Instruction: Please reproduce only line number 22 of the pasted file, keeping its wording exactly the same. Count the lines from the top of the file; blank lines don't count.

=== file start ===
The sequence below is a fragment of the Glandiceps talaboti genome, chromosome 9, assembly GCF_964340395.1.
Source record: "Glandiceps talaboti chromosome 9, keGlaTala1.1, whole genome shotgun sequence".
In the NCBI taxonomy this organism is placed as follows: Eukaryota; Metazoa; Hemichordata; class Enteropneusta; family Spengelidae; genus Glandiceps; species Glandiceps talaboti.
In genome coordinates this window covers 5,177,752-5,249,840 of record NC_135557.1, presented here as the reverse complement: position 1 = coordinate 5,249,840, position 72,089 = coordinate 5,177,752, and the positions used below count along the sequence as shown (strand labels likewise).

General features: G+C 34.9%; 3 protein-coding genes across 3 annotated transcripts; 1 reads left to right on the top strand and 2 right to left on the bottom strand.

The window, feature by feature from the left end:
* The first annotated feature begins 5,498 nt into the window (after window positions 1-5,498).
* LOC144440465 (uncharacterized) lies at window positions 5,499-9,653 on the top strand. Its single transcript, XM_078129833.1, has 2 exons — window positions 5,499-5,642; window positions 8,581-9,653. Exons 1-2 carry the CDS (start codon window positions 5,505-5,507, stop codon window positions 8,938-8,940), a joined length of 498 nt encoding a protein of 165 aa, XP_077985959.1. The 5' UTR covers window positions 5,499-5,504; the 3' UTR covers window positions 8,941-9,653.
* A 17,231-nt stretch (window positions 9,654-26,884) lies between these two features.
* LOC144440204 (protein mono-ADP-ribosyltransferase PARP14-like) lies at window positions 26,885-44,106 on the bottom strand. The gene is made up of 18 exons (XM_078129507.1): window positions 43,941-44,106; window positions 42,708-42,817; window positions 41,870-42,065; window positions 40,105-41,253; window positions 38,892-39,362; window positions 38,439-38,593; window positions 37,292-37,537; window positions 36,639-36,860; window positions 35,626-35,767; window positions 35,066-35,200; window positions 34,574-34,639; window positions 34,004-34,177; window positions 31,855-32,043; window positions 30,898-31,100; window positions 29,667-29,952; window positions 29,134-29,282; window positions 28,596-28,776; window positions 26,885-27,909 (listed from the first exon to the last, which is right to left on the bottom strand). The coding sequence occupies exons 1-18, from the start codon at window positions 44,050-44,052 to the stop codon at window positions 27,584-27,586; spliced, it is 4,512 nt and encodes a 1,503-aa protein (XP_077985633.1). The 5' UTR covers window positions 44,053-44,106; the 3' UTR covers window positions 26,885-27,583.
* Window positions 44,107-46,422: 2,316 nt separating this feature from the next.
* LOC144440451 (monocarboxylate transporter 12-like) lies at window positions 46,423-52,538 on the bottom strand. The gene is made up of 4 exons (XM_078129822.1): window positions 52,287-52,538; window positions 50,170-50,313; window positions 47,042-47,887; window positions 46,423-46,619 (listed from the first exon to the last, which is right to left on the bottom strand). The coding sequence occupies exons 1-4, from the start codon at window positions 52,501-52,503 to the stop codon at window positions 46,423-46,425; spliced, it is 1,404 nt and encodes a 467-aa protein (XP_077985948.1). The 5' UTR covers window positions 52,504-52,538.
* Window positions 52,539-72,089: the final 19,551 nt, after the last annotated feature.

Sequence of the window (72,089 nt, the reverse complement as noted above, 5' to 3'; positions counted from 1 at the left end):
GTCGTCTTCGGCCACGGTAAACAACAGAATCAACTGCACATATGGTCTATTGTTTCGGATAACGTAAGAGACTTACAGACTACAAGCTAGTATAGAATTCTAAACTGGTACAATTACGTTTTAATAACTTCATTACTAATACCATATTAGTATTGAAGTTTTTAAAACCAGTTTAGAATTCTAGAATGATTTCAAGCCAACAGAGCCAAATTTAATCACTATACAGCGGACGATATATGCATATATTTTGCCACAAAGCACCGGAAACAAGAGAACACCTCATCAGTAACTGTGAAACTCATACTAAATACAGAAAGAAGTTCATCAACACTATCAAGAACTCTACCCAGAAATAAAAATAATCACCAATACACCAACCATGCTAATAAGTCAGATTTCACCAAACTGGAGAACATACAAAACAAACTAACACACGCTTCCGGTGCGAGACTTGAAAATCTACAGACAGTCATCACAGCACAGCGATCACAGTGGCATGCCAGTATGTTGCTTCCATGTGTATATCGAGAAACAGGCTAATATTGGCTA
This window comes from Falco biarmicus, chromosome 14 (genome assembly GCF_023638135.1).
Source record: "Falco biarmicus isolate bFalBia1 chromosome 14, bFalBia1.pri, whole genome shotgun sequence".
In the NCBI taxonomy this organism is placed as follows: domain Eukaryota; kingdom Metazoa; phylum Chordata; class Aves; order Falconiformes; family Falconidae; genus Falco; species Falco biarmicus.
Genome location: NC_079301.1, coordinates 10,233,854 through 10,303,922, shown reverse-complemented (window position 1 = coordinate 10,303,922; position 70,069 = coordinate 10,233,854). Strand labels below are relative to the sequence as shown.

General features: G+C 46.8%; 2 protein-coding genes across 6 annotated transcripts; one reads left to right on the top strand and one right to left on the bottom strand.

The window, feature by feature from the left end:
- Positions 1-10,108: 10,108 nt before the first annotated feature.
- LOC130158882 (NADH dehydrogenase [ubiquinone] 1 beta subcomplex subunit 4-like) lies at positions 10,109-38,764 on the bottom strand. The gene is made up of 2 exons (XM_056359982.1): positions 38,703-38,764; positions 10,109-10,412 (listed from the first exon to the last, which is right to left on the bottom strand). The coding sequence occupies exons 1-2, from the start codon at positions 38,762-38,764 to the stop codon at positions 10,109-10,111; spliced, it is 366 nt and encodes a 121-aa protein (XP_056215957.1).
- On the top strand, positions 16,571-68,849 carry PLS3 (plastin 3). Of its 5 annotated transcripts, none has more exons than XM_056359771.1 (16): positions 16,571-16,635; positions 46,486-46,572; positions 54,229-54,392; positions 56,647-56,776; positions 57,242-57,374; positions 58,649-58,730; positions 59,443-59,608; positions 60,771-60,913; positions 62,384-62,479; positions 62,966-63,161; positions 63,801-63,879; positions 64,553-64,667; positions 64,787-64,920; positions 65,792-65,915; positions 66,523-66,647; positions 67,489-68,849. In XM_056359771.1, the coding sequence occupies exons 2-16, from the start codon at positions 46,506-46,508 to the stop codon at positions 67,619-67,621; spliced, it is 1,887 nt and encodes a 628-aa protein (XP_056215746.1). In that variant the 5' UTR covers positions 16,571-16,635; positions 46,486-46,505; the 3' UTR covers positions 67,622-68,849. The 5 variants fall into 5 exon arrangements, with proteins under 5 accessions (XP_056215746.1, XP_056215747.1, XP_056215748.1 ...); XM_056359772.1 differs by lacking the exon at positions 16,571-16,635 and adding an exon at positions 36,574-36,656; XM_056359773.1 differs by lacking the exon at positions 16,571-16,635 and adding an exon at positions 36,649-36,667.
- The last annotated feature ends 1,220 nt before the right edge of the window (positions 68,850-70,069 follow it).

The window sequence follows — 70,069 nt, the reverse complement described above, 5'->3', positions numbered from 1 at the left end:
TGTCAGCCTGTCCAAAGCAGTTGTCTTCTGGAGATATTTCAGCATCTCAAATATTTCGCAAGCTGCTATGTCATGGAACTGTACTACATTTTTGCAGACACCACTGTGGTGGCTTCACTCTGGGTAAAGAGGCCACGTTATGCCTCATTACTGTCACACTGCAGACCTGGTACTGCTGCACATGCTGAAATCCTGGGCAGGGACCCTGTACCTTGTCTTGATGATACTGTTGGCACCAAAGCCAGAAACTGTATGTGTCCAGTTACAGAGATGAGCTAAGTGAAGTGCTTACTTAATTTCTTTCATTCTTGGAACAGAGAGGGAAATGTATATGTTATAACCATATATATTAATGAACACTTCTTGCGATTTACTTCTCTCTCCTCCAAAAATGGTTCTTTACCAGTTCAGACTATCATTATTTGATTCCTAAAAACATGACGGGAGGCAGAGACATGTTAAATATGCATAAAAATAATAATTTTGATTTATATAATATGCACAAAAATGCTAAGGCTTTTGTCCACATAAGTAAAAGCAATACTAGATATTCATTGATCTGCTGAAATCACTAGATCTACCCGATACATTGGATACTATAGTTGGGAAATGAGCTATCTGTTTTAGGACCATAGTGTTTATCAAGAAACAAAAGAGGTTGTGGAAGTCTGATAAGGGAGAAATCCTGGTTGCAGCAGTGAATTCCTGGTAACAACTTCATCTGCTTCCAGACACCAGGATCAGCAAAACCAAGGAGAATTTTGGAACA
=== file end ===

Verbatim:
- Positions 1-10,108: 10,108 nt before the first annotated feature.